As  a side note, other revisions to the AP Stylebook that may be of interest to this blog’s readers include an explicit distinction between gender and sex. The entry on this reads “Gender refers to a person’s social identity while sex refers to biological characteristics… Not all people fall under one of two categories for sex or gender, according to leading medical organizations, so avoid references to both, either, or opposite sexes or genders as a way to encompass all people.”

With the imprimatur of a more universal style guide like the AP Stylebook, teachers and authors who had not yet adopted these usages in grading and writing may need to do so.

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Each English language user is about to meet their language’s new gender neutral singular pronoun, with the release of the new Associated Press Stylebook — 3 Comments

  1. The editor notes, “Consider the claim “Someone left their phone in the bathroom. I hope they come back for it.” We already use “they” in casual usage to refer to someone whose gender is unknown.”

    This example is chosen a bit unfairly; it fits the situation easily, precisely BECAUSE the first sentence uses a specific SINGULAR term that happens to be non-gender specific. Such a term almost DEMANDS a gender-neutral pronoun in the following sentence, and “they” works fine.

    But circumstances like this are rare. MOST of the time when a trans person is being referred to, there has been no gender-neutral SINGULAR word in the prior sentence, so the pronoun selected has to carry they burden of both gender-neutrality AND singularity. “They” doesn’t normally perform both such functions, so the user has to seek other, often awkward, ways to clarify that a singular person is meant.

    I do NOT find the word “they” to do the job. Even if it is used so frequently that people widely accept it as being applicable to trans people or others who do not want to declare one of the two major genders, it STILL will be ambiguous as to singular-plural. Can’t we do better than that?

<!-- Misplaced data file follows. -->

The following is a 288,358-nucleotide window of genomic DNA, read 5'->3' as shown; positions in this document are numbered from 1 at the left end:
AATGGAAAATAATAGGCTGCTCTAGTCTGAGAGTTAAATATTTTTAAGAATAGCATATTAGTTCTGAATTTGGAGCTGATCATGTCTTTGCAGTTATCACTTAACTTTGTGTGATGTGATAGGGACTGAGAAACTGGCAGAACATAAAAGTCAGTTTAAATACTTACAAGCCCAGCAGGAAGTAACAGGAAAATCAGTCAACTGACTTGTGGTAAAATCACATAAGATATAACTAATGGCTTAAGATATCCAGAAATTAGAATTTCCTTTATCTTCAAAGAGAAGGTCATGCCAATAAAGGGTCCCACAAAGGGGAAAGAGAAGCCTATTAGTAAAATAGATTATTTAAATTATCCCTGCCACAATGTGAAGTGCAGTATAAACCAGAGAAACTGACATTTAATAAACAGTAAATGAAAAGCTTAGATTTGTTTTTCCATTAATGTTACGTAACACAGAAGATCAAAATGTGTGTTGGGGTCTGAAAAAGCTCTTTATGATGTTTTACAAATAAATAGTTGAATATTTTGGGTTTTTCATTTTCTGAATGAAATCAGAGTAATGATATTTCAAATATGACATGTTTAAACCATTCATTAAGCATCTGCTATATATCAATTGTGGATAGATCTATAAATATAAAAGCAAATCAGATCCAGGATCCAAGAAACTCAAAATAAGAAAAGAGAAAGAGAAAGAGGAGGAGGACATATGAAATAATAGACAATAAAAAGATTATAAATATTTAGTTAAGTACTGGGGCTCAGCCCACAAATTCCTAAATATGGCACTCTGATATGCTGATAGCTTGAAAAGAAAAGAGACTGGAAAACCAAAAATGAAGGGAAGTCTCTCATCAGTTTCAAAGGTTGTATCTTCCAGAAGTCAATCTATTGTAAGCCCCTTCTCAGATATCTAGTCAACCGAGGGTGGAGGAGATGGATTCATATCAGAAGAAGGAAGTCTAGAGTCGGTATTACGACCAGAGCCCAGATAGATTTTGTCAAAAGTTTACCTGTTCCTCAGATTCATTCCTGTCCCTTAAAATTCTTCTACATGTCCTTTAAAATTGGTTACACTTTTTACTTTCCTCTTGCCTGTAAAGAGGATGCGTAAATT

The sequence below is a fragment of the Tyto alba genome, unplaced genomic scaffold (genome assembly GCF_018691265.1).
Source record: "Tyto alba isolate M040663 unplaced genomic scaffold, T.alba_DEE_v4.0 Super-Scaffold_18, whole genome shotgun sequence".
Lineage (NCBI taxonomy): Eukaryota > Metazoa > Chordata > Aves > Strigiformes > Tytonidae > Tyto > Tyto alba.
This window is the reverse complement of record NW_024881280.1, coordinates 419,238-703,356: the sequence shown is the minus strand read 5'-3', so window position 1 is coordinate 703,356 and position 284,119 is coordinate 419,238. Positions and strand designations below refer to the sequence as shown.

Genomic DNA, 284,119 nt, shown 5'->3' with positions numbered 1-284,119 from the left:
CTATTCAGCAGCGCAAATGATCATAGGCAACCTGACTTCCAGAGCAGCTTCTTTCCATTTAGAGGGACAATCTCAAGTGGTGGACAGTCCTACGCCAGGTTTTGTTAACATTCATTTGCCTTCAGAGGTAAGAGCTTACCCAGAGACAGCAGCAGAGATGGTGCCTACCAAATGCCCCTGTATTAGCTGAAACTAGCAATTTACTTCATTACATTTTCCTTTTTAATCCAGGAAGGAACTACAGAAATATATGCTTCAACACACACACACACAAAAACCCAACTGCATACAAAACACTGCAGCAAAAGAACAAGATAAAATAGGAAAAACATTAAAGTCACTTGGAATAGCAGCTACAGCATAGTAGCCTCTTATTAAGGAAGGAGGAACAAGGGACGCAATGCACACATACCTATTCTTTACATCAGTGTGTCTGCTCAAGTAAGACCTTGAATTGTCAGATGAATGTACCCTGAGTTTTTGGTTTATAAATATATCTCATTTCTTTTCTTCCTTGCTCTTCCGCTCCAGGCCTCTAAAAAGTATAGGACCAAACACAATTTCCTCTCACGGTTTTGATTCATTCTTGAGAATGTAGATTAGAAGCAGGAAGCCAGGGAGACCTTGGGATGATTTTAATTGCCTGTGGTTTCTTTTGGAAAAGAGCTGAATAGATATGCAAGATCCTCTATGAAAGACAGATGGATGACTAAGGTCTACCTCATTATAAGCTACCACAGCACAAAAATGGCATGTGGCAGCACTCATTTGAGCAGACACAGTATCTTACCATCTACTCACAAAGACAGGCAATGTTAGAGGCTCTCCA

2. Paula Froke wrote that one of the reasons for [mildly] endorsing the use of “thy” is the following: “recognition that spoken language uses they as singular.”

    What she doesn’t acknowledge is that spoken language uses “they” as singular primarily when the fact that the referent is singular has ALREADY BEEN ESTABLISHED in the (or a) preceding sentence. Can anyone find a case where in normal, widely accepted usage, “they” designates BOTH gender neutrality AND a singular referent WITHOUT any prior indicator of number?

  3. I’m not sure why people find it such a terrible transgression to use a word in a new way, we do this often in English (and other languages of course) as language changes over time to meet the needs of a changing society. As “they” becomes common usage, the ambiguity will be mitigated by practice adaptations.
    I think both the acknowledgement of “they” in this way and the notes provided for gender/sex are a great step forward.